UTLA and CTA’s anti-charter school obsession has reached epidemic proportions.
Just weeks after United Teachers of Los Angeles president Alex Caputo-Pearl threw his if-we-don’t get-our-way-we’re-going-to-create-a-state-crisis tantrum, the teachers union has hit the streets with a media campaign. Empowered by a massive dues increase, UTLA is spreading its venom via billboards, bus benches and the media. As articulated by UTLA vice-president Cecily Myart-Cruz, the message is, “We are a public school alliance who (sic) wants to reclaim our schools.”
The question becomes, “Reclaim them from whom?” The obvious answer is, “Those who are trying to promote charter schools,” as elucidated in Caputo-Pearl’s jeremiad in which he portrayed these public schools of choice as devils in our midst, citing a UTLA-commissioned bogus study in a feeble attempt to make his case.
The union’s timing is particularly bad, as the 2016 state standardized test results have just been released showing that charters have outperformed the traditional public schools yet again. Los Angeles, where one in six students is enrolled in a charter, saw 46 percent of its independent charter school students meeting or exceeding the standard on the English Language Arts test, versus 37 percent for students in traditional public schools. On the math test, the difference was smaller: 30 percent of independent charter students met or exceeded the standard, versus 26 percent for traditional public school students.
And despite the unions’ perpetual “cherry-picking” whine, of all students tested, 82 percent of charter students qualify as low-income compared to 80 percent for traditional schools. Charters also match up closely with traditional schools in areas of ethnicity, English language learners and disabled students.
While UTLA’s effort to decimate charters is troubling, it’s small potatoes compared to the California Teachers Association, which on August 31st unleashed “Kids Not Profits,” an “awareness” campaign. It calls for more “accountability and transparency of California charter schools and exposing the coordinated agenda by a group of billionaires to divert money from California’s neighborhood public schools to privately-managed charter schools. These same billionaires are spending record amounts of money to influence local legislative and school board elections across the state.”
In other words, charter schools, which get less funding than traditional public schools, are being helped along by philanthropists like Eli Broad, Bill Bloomfield, various Walton family members, et al. The only things missing from their brief bios on the union’s web page are little pointy ears and tails.
In a press release announcing the launch of CTA’s latest maneuver to maintain its monopoly over education in California, the union quotes from its new radio ad, which claims to lay out the “’billionaires’ coordinated agenda.”
- Divert money out of California’s neighborhood public schools to fund privately-run charter schools, without accountability or transparency to parents and taxpayers.
- Cherry-pick the students who get to attend charter schools – weeding out and turning down students with special needs.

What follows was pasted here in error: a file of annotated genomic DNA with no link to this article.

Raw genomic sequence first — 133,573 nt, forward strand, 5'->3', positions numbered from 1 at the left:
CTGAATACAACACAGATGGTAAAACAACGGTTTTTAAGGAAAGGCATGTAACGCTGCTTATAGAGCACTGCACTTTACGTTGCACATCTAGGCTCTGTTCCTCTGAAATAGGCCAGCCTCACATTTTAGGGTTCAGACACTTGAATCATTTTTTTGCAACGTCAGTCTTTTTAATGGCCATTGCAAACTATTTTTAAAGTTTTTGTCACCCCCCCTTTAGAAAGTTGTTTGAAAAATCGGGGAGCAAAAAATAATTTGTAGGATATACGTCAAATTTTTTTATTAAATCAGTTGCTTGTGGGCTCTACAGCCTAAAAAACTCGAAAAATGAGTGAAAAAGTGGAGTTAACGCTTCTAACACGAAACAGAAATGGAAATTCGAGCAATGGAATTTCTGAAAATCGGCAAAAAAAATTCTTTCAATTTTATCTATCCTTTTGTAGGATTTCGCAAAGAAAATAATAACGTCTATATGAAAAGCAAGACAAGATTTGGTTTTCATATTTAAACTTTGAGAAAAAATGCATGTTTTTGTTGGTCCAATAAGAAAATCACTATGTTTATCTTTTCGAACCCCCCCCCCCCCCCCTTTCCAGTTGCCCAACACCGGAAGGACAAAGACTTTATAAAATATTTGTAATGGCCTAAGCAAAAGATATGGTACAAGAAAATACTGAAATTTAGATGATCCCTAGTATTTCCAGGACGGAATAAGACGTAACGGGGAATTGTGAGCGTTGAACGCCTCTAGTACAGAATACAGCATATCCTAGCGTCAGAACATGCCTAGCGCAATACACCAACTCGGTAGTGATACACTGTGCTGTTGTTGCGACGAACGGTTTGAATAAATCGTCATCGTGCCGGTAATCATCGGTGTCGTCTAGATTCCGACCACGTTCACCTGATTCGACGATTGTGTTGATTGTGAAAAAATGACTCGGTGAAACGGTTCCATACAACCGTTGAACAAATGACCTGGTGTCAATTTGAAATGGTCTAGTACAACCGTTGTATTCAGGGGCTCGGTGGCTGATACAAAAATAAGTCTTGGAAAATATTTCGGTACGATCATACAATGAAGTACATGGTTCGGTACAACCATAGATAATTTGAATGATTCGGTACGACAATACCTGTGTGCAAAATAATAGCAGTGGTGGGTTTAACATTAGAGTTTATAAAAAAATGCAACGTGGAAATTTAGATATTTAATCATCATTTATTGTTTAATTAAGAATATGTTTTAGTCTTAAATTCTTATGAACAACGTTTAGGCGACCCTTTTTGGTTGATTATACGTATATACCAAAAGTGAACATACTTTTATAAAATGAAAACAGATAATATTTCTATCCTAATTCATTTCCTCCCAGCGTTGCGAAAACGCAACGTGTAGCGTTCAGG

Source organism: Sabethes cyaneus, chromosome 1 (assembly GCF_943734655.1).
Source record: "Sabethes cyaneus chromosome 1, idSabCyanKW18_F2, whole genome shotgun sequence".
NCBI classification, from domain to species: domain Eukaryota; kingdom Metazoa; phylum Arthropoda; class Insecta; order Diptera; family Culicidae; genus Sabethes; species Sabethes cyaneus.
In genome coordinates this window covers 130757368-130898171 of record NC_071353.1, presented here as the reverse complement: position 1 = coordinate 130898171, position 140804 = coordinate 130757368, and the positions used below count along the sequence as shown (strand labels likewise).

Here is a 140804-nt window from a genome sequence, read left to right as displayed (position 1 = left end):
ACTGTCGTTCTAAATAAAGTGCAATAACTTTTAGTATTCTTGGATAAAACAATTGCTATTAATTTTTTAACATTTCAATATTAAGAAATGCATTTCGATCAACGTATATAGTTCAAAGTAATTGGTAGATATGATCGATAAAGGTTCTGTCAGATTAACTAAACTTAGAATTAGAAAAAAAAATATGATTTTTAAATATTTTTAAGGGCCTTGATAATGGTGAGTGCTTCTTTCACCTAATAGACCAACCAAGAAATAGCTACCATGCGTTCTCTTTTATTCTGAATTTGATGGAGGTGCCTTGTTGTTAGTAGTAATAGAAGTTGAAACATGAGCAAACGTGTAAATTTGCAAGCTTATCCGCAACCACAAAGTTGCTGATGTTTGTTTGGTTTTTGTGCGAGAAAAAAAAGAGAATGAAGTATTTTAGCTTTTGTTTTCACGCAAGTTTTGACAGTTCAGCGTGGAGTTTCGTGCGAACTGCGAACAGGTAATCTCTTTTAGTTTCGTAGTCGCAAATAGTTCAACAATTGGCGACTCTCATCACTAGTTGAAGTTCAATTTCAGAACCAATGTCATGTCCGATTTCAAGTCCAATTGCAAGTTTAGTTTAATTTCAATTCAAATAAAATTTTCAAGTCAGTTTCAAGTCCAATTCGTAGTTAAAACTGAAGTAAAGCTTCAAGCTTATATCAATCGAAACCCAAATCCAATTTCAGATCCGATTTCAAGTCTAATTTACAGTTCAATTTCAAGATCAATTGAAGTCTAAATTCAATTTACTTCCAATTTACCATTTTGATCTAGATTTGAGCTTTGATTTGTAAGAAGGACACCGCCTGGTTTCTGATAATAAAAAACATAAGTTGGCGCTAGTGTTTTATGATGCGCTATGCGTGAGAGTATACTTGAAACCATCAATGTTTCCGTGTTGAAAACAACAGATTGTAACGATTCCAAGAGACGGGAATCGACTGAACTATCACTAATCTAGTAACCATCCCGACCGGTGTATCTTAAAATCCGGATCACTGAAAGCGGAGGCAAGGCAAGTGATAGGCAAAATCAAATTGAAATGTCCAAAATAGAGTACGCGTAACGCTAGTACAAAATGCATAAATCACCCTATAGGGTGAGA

- Spend millions trying to influence local legislative and school board elections across California.
While #1 and #2 are outright lies, there is some truth to #3. CTA has become fat and happy as the biggest political spender (by far) in California for years now, and it is bugging the snot out of them that philanthropists are pouring unprecedented amounts of money into edu-politics in an attempt to balance the playing field. In doing so, the union is finally facing some stiff competition in Sacramento and local school board races.
Second only to their obsession with billionaires is the union’s incessant harping on accountability. CTA president Eric Heins maintains that “… It’s time to hold charter schools and their private operators accountable to some of the same standards as traditional public schools.”
Accountability?! The union is talking about accountability?!
Charter schools operate in accordance with all state and federal laws, and must engage in ethical business practices. Also, if a school doesn’t educate its students, it loses customers and the school’s charter is revoked. But if a public school is failing, very often more taxpayer dollars are wastefully flung in its direction, and because of union mandated tenure laws, no teachers lose their jobs.
What is apparent here is that CTA and other unions cannot deal with the fact that in most places (typically non-unionized) charters do better job of educating – especially poor and minority students – than the traditional public schools do. So they have to lie and create distractions to make their case and preserve their dominion. But all the yammering about charters “siphoning money from public schools,” kvetching about billionaires “pushing their profit-driven agenda” and their bogus cries for “accountability” simply expose the unions as monopolists who cannot abide any competition whatsoever.
And that’s just what children, their parents and taxpayers deserve – less union meddling in the education process and more competition and educational choice – please!
Larry Sand, a former classroom teacher, is the president of the non-profit California Teachers Empowerment Network – a non-partisan, non-political group dedicated to providing teachers and the general public with reliable and balanced information about professional affiliations and positions on educational issues. The views presented here are strictly his own.